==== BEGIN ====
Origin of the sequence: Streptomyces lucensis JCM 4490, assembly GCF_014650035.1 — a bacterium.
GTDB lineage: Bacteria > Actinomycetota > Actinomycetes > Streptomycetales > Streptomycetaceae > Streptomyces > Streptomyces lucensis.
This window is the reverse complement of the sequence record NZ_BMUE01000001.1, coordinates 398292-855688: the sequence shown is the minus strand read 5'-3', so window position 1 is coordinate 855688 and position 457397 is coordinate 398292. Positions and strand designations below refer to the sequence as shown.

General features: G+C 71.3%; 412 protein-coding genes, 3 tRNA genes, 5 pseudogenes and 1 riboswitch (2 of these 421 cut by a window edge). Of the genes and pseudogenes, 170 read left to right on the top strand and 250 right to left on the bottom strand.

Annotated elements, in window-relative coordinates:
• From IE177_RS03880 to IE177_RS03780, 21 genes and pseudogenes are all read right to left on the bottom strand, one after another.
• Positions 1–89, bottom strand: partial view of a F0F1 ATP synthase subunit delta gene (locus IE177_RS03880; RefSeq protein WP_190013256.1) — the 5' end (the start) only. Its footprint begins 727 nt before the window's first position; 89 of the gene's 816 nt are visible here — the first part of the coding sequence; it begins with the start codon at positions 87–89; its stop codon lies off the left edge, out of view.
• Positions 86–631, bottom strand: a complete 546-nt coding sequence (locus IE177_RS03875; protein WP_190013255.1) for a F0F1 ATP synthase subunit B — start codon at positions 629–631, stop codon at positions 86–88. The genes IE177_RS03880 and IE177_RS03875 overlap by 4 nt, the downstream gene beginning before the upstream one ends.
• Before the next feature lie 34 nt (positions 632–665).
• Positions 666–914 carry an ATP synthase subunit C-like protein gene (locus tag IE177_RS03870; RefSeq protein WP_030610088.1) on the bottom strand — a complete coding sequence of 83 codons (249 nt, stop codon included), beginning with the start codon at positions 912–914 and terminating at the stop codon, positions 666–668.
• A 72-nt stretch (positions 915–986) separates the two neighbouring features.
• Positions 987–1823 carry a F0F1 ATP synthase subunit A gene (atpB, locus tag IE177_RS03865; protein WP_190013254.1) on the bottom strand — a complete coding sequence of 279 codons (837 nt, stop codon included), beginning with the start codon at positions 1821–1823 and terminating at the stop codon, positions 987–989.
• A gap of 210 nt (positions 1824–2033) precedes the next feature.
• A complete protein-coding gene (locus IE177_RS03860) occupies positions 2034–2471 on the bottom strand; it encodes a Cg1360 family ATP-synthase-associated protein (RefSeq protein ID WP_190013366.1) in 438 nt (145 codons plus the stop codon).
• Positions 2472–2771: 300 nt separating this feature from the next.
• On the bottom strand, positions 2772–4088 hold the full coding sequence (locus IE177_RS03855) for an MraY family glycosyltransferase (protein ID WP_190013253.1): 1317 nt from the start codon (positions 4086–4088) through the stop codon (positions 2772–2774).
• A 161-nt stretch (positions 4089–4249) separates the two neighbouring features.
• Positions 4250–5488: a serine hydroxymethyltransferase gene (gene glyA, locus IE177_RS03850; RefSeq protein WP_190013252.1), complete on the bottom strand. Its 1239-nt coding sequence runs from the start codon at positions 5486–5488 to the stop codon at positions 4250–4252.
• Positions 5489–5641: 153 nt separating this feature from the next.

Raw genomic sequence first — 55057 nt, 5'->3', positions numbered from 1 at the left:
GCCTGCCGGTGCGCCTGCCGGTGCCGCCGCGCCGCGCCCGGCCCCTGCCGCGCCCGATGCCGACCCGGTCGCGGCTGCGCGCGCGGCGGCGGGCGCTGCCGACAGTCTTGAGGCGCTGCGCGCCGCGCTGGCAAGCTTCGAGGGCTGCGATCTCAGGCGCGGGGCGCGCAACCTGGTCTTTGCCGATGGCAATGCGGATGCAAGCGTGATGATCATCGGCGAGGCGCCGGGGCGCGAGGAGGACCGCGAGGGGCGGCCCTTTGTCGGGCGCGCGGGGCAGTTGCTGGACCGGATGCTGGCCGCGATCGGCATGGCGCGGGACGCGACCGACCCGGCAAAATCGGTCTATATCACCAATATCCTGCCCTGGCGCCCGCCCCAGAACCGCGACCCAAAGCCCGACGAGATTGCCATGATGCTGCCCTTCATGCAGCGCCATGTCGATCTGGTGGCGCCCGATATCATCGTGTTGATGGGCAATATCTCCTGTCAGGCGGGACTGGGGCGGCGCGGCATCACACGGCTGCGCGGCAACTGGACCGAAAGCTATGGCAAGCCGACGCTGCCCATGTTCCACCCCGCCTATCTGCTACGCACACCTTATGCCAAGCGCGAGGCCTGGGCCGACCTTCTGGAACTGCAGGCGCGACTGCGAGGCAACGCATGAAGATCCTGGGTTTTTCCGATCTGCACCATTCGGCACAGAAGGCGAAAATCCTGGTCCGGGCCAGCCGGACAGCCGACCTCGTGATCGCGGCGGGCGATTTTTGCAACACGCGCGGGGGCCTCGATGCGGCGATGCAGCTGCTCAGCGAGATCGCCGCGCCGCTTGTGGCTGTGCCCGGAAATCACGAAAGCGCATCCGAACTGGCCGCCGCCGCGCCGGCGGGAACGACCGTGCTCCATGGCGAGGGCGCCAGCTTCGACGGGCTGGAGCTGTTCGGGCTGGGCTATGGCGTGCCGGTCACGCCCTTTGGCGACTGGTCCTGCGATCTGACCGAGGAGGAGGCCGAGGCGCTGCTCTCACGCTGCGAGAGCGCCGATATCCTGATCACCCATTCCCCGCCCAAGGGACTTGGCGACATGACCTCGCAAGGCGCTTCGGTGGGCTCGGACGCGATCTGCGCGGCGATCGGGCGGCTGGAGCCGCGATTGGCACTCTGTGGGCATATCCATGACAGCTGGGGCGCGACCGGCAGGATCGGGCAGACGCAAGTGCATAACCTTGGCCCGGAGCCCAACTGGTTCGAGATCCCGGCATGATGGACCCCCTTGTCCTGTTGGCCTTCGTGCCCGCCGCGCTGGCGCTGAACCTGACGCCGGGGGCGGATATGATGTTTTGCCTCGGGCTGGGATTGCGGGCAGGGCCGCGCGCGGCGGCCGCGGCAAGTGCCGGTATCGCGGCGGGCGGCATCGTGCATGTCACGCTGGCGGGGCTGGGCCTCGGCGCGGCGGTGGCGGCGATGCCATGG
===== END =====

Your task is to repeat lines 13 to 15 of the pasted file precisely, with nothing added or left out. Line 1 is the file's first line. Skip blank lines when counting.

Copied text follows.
• A gap of 210 nt (positions 1824–2033) precedes the next feature.
• A complete protein-coding gene (locus IE177_RS03860) occupies positions 2034–2471 on the bottom strand; it encodes a Cg1360 family ATP-synthase-associated protein (RefSeq protein ID WP_190013366.1) in 438 nt (145 codons plus the stop codon).
• Positions 2472–2771: 300 nt separating this feature from the next.